A group of cannabis companies are challenging the constitutionality of a portion of the federal Controlled Substances Act that they say has throttled pot shops and grow operations deemed legal under state laws.
The lawsuit was filed in U.S. District Court in Springfield Thursday on behalf of a national coalition of cannabis operators hitting back at the federal law that contradicts state laws that allow legal sales in 38 states. Massachusetts was among the earliest states to legalize medical and recreational marijuana sales and grow operations since the controversy was presented to voters several years ago.
Recreational marijuana was legalized in Massachusetts in 2016. Purveyors battled municipal restrictions to make the industry mainstream since then. But the lawsuit argues the contradictory federal law that remains in place prohibits cannabis entrepreneurs from accessing small business loans and other benefits afforded to conventional business owners.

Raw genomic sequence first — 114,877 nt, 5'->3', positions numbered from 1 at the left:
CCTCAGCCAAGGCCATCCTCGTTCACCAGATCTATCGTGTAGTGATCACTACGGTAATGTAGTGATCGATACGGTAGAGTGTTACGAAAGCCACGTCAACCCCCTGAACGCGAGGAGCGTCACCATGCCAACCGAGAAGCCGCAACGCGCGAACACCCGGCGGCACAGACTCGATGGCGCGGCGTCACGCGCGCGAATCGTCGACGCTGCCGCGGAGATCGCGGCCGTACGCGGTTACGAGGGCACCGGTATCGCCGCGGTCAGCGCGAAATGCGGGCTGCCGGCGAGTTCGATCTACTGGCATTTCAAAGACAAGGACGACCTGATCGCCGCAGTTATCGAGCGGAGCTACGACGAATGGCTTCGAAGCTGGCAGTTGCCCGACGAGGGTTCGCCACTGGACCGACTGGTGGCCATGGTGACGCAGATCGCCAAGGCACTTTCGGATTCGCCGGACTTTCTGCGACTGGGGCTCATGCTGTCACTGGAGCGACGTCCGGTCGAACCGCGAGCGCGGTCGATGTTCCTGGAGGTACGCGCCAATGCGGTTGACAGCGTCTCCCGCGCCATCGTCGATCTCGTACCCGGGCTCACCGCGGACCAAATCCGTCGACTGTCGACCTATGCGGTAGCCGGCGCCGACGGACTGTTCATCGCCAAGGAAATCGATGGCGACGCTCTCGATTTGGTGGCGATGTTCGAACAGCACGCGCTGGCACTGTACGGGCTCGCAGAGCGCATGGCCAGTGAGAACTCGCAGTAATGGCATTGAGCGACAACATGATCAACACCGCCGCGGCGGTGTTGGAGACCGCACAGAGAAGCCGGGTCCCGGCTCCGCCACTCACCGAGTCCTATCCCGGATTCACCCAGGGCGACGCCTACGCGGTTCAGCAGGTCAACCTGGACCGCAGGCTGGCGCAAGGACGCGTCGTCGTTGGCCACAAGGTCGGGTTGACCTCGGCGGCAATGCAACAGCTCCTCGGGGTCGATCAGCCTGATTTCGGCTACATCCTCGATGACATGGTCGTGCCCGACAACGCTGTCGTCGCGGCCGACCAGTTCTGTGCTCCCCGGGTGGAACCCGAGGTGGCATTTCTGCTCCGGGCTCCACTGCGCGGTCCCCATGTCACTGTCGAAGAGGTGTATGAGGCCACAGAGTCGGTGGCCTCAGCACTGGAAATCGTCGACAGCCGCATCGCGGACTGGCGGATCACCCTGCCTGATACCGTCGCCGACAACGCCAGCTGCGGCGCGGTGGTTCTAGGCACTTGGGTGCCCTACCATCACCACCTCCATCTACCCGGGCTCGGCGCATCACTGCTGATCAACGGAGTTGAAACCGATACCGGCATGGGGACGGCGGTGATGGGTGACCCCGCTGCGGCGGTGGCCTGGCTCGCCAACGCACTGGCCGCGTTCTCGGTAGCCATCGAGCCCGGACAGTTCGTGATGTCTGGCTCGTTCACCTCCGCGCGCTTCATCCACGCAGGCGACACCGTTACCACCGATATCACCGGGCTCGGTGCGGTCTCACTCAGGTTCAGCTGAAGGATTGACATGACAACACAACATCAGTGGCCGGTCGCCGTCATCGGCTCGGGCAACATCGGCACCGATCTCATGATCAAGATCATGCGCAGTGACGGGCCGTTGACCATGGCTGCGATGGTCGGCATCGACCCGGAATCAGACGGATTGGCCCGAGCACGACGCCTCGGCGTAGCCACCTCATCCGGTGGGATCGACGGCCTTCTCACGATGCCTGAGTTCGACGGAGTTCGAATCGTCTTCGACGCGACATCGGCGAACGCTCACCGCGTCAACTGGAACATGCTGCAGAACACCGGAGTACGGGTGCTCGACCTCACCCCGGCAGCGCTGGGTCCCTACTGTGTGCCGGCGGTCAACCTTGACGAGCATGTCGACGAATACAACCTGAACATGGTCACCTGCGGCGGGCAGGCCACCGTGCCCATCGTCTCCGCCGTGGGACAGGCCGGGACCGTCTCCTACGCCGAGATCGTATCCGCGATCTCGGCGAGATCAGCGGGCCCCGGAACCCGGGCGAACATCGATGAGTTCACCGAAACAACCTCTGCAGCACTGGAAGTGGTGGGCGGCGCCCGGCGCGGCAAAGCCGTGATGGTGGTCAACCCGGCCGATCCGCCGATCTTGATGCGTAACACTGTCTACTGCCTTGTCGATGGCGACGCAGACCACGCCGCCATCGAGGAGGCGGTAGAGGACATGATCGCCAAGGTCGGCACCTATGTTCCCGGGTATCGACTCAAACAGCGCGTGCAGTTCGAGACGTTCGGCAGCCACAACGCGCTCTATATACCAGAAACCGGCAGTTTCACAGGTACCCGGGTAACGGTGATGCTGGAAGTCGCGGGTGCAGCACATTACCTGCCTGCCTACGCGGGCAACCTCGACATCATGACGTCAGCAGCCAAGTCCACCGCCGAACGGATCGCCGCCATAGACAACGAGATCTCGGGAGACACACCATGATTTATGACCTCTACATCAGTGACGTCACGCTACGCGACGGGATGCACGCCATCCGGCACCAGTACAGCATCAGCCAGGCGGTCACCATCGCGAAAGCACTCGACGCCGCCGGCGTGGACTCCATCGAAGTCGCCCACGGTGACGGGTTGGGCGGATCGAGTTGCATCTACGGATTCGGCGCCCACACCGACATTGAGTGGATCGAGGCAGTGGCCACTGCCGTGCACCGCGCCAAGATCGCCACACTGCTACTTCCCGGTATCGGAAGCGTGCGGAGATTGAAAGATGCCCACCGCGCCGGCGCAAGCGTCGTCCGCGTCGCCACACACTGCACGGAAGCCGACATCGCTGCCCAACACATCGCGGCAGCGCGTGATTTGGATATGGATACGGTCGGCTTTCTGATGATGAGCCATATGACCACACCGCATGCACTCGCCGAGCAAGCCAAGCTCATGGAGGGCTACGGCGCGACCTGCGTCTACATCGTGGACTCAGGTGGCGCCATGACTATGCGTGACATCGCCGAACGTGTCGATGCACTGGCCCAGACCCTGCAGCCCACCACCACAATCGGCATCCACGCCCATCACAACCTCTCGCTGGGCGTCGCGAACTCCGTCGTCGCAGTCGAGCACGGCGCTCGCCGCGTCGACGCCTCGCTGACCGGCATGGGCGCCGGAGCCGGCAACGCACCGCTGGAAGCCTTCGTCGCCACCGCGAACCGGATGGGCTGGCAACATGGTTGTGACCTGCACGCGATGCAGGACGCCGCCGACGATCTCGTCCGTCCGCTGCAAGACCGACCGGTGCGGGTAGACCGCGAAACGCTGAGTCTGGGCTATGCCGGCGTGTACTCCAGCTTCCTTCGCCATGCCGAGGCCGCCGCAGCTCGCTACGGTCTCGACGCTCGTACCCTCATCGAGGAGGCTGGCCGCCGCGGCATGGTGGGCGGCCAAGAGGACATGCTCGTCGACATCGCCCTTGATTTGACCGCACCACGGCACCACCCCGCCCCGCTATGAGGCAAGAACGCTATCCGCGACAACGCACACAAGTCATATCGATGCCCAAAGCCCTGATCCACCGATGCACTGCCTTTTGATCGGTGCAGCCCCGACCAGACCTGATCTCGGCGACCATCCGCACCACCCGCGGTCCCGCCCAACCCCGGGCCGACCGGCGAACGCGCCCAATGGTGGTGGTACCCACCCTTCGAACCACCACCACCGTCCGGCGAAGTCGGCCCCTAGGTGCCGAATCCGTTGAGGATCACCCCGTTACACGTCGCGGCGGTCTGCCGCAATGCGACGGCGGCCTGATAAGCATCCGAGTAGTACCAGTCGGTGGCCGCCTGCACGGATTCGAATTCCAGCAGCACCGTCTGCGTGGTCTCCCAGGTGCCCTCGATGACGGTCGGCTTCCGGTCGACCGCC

“The federal government has no basis for enforcing the Controlled Substances Act against intrastate, state-regulated cannabis operations,” reads a statement issued by Northampton attorney Thomas Lesser.
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